Graphic: An Encyclopaedia of New Zealand 1966.

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This information was published in 1966 in An Encyclopaedia of New Zealand, edited by A. H. McLintock. It has not been corrected and will not be updated.

Up-to-date information can be found elsewhere in Te Ara.


STRATFORD

Stratford is situated on the Patea River and on the eastern slopes of Mount Egmont. The surrounding country is gently undulating. The New Plymouth – Wanganui highway passes through the town. Stratford is the junction for the railway connecting the Marton-New Plymouth section with the North Island Main Trunk line at Okahukura. New Plymouth is 26 miles north-west by road (30 miles by rail), Eltham is 5 ½ miles, and Hawera 18 miles south by road or rail. Okahukura is 99 miles north-west by rail.

The main rural activity of the district is dairy farming associated with sheep raising. Butter, cheese, and casein are manufactured in the district. Forestry is important in the hilly uplands north-east of Stratford and there are sawmills at Toko (6 miles east) and Midhirst (3 ½ miles north). Brick and field tiles are manufactured and there are stock saleyards at Douglas (10 miles north-east). Stratford is a servicing and distributing centre with a number of secondary industries which include the manufacture of butter, furniture and joinery, clothing, hosiery, and footwear as well as general engineering, motor-body building, timber impregnation, and milling. There are stock saleyards and a fellmongery and tannery outside the borough. Stratford is also a tourist traffic junction for visitors to Mount Egmont, and Stratford Mountain House is 9 miles north-west by road.

The site of Stratford is on or close to the Whakaahurangi war-track which in precolonisation times was the common inland route between North and South Taranaki. During the 1840s, working parties from the New Plymouth settlement had cleared a bridle track along this ancient trail but it later fell into disuse. In 1866 Major-General Trevor Chute's force reopened the overgrown track during the march through the bush to New Plymouth, and his men probably passed through or close by the town site. In June 1877 a block of 300 acres on the Patea River was surveyed and laid out for a township, the first sections being sold in 1878. The name chosen by the Taranaki Land Board was Stratford, which was that of Shakespeare's birthplace. Sawmilling was the first main activity of the town and district but the clearance of the bush saw the land converted to pasture for dairy farming, and the town grew as a market centre. By 1879 Stratford was linked to New Plymouth by coaching service. The same year the railway from New Plymouth reached Stratford, but it was not until 23 March 1885 that the town was linked by rail to Marton and Wellington. In 1901 work commenced on the Toko branch line which was to provide access to the North Island Main Trunk line, the connecting link being completed in 1932. A town board was formed in 1882 to administer municipal affairs. On 10 January 1893 Stratford was created a town district, and on 22 July 1898 it was constituted a borough.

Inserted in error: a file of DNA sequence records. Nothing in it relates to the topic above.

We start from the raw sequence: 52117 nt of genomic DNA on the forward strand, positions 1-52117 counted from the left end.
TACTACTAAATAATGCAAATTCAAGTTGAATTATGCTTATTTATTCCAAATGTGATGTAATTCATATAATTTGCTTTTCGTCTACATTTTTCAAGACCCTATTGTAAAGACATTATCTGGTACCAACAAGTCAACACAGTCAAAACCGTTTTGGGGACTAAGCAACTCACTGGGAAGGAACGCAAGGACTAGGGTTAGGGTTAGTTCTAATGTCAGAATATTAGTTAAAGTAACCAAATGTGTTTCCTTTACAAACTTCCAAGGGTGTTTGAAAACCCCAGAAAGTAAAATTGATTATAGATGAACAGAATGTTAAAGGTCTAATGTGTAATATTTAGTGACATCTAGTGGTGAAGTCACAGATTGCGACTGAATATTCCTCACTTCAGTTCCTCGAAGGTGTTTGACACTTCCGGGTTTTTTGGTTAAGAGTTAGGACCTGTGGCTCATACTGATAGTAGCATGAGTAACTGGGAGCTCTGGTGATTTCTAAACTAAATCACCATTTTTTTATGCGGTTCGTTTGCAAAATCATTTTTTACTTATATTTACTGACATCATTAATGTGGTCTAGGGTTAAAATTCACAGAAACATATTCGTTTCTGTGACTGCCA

POPULATION: 1951 census, 4,445; 1956 census, 4,811; 1961 census, 5,273.

by Brian Newton Davis, M.A., Vicar, St. Philips, Karori West, Wellington and Edward Stewart Dollimore, Research Officer, Department of Lands and Survey, Wellington.



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